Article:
I I don’t know if any of the fictional previews that appeared in the newspapers at the end of 2016 tipped Eley Williams’ debut collection, Attribute. and other stories, published by the independent press Influx, as a book to watch. But 12 months later, it was all in the end-of-year roundups – a deserved success that sparked off pure puns, as Williams’ restless, philosophically-inclined narrators focus on the nuances of language past.
The success of Attribute. had readers eagerly awaiting this first novel, and it does not disappoint. A virtuoso performance full of charm, it follows two lexicographers 100 years apart – Mallory, who tells in the present tense, and Winceworth, shown in 1899. Both work for Swansby’s New Encyclopaedic Dictionary, a lesser known rival of reference works most illustrious, and an eccentric labor of love nurtured by generations of the Swansby family.
Mallory, whose previous job ‘paid £1.50 less per hour and involved standing by a treadmill and spinning unfrosted gingerbread 30 degrees’, is an intern in her twenties, brought in to digitize the dictionary, which turns out to be strewn with made-up words. Her eccentric boss, David, puts her in charge of investigating the mistakes. There’s another mystery: Someone is calling the Bureau issuing bomb threats because the dictionary is changing its 1899 definition of marriage from “union between man and woman” to “between… persons.”
Williams cuts between Mallory and Winceworth in alphabetical chapters named after various mountweazels (the made-up words inserted into dictionaries to protect their intellectual property). Winceworth’s very name seems to suggest his intense clumsiness. After faking a lisp to gain sympathy, he is forced to maintain the charade of attending elocution lessons ordered by his boss. His segments of the novel concern his longing for a woman who has already spoken, encountered at a shindig clubland held to raise money for the fledgling dictionary.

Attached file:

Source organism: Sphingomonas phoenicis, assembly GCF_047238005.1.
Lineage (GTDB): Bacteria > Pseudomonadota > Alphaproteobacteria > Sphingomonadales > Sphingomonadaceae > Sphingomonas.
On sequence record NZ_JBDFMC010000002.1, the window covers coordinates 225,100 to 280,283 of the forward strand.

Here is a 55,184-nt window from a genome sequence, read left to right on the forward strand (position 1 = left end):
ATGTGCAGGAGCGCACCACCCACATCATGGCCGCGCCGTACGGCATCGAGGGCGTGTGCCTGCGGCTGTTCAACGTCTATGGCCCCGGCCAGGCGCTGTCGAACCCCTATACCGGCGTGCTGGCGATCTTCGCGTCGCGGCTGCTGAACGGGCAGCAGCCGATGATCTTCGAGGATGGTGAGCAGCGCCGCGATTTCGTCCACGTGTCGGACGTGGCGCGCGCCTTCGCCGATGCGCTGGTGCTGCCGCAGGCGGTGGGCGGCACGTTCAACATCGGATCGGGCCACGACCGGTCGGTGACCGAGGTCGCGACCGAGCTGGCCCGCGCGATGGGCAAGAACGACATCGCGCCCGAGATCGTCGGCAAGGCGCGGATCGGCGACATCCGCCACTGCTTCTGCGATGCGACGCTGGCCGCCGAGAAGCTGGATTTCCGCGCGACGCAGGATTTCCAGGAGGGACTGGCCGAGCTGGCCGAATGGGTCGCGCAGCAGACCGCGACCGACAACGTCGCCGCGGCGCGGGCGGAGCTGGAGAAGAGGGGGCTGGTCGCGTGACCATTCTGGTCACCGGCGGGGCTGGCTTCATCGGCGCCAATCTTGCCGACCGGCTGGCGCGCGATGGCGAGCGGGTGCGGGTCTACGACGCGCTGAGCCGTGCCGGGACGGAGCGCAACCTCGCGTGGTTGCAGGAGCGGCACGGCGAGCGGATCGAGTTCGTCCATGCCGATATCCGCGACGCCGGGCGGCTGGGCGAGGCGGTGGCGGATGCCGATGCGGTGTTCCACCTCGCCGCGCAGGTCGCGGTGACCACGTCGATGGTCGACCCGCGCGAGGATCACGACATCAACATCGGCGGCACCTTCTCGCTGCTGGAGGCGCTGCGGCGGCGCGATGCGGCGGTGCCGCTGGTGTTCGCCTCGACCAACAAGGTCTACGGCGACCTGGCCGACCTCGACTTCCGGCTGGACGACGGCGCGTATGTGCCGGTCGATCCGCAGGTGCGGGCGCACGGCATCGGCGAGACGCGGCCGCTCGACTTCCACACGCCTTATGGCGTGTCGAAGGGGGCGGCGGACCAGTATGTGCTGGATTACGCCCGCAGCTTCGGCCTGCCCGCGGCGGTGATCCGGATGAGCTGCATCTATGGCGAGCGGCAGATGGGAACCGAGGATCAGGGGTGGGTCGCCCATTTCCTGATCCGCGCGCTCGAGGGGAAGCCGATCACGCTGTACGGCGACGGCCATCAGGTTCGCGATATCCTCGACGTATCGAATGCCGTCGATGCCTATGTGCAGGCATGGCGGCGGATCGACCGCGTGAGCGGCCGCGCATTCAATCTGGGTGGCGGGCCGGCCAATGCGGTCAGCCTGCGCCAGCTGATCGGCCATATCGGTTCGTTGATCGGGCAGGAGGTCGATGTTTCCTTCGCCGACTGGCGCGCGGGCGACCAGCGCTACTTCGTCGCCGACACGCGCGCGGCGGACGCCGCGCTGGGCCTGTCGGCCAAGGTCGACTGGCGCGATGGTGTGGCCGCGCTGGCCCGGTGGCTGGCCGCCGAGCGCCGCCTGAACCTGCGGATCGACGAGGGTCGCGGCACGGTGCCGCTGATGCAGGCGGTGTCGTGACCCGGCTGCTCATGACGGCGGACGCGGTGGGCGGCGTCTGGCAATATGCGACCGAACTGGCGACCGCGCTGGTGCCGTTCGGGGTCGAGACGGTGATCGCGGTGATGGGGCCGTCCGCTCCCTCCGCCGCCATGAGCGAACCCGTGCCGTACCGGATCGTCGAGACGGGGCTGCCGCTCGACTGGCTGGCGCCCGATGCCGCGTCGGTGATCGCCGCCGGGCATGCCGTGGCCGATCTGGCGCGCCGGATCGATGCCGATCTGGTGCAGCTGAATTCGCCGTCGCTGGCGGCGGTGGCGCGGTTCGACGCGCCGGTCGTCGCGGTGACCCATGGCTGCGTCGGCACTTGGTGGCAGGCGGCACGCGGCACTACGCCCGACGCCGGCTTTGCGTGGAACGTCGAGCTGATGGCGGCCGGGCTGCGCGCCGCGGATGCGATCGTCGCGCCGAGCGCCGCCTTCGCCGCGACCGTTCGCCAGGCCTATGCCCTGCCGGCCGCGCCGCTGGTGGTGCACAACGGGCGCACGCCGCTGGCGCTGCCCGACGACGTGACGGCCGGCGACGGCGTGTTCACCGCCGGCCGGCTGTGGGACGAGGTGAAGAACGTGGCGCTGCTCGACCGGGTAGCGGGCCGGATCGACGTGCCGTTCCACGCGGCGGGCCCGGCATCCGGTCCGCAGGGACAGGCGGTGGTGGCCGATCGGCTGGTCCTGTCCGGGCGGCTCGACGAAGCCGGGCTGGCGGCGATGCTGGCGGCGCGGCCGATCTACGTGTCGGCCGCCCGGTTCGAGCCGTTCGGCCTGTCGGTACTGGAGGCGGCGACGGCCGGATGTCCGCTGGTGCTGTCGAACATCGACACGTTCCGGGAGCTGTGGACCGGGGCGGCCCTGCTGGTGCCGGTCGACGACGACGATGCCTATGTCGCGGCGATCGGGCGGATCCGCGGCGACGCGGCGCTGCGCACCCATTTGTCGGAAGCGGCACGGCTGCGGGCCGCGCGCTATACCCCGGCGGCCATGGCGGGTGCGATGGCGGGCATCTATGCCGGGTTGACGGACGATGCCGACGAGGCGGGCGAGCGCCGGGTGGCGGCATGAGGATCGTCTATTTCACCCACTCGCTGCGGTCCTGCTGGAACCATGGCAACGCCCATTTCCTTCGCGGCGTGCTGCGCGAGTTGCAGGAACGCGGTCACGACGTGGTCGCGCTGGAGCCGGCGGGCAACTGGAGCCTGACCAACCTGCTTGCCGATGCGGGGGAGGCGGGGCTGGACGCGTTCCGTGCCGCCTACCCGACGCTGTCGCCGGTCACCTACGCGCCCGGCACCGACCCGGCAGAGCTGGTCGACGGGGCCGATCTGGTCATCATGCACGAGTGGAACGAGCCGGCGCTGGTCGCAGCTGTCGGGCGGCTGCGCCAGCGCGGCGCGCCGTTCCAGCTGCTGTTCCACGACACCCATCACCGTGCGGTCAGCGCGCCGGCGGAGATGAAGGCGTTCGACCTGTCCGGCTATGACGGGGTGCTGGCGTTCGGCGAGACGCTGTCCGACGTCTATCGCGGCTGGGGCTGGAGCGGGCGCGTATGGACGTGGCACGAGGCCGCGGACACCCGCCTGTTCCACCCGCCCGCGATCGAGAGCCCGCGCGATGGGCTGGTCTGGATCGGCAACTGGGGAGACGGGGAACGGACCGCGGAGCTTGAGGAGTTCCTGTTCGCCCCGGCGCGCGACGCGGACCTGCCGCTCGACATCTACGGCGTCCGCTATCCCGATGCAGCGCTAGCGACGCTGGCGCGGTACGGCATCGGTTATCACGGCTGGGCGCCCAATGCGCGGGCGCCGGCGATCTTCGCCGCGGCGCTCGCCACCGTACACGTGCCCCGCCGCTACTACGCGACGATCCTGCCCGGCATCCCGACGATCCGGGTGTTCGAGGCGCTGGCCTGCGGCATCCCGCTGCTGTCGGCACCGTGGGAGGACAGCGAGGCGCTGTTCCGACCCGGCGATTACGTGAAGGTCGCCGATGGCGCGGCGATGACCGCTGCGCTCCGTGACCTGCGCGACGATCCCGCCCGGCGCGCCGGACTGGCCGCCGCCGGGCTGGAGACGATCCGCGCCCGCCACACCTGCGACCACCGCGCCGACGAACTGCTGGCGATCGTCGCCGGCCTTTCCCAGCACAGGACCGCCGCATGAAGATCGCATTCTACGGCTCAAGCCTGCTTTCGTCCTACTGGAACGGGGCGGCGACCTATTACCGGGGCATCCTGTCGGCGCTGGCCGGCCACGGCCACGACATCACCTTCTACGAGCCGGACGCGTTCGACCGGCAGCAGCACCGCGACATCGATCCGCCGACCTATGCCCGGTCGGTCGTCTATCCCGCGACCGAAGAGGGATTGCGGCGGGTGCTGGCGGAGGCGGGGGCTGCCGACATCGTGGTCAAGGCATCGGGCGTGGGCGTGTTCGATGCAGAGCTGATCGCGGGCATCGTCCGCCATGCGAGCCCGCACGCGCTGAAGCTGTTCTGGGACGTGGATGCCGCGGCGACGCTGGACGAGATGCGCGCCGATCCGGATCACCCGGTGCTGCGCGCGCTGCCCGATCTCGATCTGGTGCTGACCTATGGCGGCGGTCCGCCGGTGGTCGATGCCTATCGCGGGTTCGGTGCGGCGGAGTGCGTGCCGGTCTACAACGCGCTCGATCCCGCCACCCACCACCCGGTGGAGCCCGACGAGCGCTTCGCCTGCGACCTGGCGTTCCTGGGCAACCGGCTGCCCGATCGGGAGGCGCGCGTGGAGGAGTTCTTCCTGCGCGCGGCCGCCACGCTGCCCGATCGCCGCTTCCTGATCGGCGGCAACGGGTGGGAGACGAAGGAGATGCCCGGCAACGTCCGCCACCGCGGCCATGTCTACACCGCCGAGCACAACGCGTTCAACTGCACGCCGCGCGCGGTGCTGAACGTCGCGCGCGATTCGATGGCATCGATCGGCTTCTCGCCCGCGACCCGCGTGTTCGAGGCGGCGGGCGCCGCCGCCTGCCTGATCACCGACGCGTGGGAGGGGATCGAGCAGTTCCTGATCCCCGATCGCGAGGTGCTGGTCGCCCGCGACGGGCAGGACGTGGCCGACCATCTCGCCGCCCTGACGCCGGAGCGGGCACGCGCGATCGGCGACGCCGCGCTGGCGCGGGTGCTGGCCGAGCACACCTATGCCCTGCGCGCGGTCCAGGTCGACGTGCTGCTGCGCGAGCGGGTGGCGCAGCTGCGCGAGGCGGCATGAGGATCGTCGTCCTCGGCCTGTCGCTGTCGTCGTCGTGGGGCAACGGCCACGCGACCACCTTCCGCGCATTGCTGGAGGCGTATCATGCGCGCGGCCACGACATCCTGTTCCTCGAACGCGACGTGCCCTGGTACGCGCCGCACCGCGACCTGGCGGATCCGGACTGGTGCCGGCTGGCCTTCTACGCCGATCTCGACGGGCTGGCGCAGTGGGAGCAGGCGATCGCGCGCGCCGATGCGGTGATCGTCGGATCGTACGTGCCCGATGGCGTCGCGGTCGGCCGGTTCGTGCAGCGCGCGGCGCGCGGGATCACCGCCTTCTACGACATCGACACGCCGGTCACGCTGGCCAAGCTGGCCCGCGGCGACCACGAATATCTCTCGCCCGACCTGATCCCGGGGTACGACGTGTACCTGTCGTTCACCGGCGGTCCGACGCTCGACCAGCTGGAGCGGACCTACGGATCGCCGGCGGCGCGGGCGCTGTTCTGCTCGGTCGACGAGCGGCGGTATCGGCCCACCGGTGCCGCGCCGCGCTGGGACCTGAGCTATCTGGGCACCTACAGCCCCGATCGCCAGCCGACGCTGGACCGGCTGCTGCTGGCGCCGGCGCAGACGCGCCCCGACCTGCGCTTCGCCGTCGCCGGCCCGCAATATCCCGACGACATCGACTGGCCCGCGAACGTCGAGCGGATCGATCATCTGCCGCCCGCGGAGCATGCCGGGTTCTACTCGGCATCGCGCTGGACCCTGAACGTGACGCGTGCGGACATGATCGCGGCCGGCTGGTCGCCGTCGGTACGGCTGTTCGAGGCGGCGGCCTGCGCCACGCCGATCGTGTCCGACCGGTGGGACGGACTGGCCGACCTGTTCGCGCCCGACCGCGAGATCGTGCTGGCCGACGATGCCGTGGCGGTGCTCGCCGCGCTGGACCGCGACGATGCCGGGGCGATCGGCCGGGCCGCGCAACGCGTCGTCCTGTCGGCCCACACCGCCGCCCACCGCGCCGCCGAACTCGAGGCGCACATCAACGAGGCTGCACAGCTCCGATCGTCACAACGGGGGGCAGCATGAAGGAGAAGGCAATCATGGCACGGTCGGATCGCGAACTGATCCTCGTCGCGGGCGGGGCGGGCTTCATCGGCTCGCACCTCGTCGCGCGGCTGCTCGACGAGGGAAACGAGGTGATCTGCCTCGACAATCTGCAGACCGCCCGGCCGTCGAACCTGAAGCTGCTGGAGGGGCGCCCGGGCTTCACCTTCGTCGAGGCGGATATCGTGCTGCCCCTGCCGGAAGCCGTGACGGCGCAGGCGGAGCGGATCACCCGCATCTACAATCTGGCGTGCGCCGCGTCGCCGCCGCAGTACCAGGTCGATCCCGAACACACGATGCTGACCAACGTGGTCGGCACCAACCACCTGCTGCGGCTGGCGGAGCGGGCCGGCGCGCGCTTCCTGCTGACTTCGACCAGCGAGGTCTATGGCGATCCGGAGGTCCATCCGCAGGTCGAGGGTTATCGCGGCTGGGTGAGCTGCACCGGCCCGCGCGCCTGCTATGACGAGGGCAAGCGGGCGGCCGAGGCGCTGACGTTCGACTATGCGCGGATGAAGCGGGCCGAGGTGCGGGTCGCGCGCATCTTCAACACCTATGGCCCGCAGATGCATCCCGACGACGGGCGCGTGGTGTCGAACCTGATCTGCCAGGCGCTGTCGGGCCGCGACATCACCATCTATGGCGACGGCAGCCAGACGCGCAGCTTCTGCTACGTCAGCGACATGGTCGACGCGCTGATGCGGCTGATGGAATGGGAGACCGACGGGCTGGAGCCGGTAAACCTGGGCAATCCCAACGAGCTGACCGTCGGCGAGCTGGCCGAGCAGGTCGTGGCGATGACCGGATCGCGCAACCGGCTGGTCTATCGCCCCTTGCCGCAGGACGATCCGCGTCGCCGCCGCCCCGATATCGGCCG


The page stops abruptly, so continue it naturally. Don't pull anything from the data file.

There’s great skill in how the novel stays compact and focused while delivering multi-level satisfaction. It’s part love story, part office comedy, part detective mystery, and part gaslit late Victorian slice. As Mallory’s girlfriend Pip, or “roommate” as she describes her in public, shifts from cameo to central player as the mystery unfolds, the tender portrayal of a same-sex relationship built on a shared penchant for etymological nonsense recalls the first stories. of Ali Smith, whose intellectually curious and free spirit Williams shares. And if it is far from being laborious, the novel underlines the difficulty of getting by as a graduate in London.
There are slight frictions around the topic of Mallory’s desire to keep her sexuality private. When she thinks back to the stealthy thrill of flipping through a school dictionary looking for words about genitals, or when she and Pip discover Monique Wittig’s lesbian feminism, or when Winceworth’s frustrations with her romantic disappointment and hatred of his colleagues turn into professional malice, Williams keeps in sight big questions about language and identity. But as in Attribute., there is nothing dry in these surveys; it is a humorous novel. Williams writes with good comedic timing, in glistening prose of treats. Mallory tells us: “Some words are made for speculative onomatopoeia. Did I spell onomatopoeia correctly the first time you type from college? Did I fuck. onomatopy is an onomatopoeia to mindlessly but hopefully crush your hands on a keyboard.
Throughout, we feel in the safe hands of a storyteller who devotes his talent to our pleasure. The Liar’s Dictionary is a glorious novel – a perfectly crafted investigation into our ability to define words and their power to define us.